"In situations like these, volunteers help to absorb the impact a disaster makes on victims and their families. They are local, community-minded, ordinary people who give aid in extraordinary circumstances. Local authorities and emergency services turn to such volunteers knowing that they can provide comfort, emotional and practical support when most needed, yet there is no formal mechanism to involve the voluntary sector in the planning for emergency response . . . The Civil Contingencies Bill has presented the ideal opportunity to formalise arrangements by specifically including the voluntary sector in the legislation".
"Within minutes of the bomb explosions on the terrible morning of 11th March, Spanish Red Cross volunteers were on the scene. Over the following 24 hours and beyond . . . 900 volunteers provided medical care, psychological support, and handled enquiries from the public.
52 ambulances, 26 transport vehicles and mobile blood collection units run by the Spanish Red Cross worked in close collaboration with the statutory services.
Volunteers supported many bereaved families as they went to identify the bodies of their loved ones.
61 requests for information on missing persons were received from abroad and dealt with through the International Red Cross Message and Tracing service."
"The Spanish Red Cross was able to make such an exemplary response to this tragedy because in Spain the voluntary sector has a formal role in the civil protection framework. The Spanish voluntary sector plays an integral part in emergency planning and is designated to be involved in rescue, medical care, information and communication, and emotional support".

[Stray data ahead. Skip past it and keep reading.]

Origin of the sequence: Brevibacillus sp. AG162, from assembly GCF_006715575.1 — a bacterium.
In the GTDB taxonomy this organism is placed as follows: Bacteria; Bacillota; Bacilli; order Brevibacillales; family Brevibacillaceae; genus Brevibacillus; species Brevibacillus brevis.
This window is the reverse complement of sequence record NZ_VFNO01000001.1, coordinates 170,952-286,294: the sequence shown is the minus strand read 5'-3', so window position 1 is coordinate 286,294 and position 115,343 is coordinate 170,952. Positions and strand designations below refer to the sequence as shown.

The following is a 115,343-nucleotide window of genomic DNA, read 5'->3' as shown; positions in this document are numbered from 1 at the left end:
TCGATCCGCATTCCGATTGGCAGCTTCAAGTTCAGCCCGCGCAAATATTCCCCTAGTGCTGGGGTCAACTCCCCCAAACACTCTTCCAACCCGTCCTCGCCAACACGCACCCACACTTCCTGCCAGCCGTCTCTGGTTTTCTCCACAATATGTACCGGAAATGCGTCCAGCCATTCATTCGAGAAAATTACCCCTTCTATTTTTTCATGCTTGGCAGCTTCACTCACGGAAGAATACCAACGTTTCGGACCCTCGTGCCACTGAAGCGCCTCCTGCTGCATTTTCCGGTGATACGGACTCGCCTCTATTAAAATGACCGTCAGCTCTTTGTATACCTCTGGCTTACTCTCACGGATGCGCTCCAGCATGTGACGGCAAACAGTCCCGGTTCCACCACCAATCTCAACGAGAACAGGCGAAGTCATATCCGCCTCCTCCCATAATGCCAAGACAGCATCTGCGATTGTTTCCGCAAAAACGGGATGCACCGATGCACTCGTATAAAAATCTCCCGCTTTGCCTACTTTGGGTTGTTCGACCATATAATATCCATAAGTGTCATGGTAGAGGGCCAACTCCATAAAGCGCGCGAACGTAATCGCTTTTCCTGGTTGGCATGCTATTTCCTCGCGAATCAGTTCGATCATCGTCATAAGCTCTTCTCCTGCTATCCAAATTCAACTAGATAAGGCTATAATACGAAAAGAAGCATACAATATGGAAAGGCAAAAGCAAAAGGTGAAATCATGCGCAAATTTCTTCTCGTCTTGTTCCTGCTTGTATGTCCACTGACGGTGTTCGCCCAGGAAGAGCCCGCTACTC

As the hon. Member for Sheffield, Hillsborough (Helen Jackson) rightly said, the support provided in such a situation goes beyond emotional support, making tea and giving comfort. Voluntary organisations have many specialist skills. The British Red Cross gives the following examples:
"Information services, clothing and shelter, first aid and medical care, comforting and befriending of individuals affected, staffing rest and reception centres, support to hospitals, support to ambulance services, search and rescue, transport services, message and tracing services for those who have lost contact with loved ones in an emergency overseas, radio communications, faith and cultural support and awareness."
"As key providers of emotional and practical support to victims and their families, the voluntary sector is united in calling for formal, explicit recognition of the contribution of the voluntary sector in emergency planning and response on the face of the Civil Contingencies Bill.
A duty should be placed on statutory authorities to involve the voluntary sector fully in emergency planning and response.
An acknowledgement of the voluntary sector's contribution will formalise an already active response.
Without the involvement of the voluntary sector in emergency planning and response, the response to the human dimension of an emergency may be less effectively addressed."
Why have the Government marginalised the contribution of the voluntary sector in the Bill? It cannot be on the ground of cost, as my hon. Friend the Member for Newark said earlier. It cannot be on the ground of the voluntary sector's ability, which is well proven. It cannot be in terms of its commitment, which is exemplary.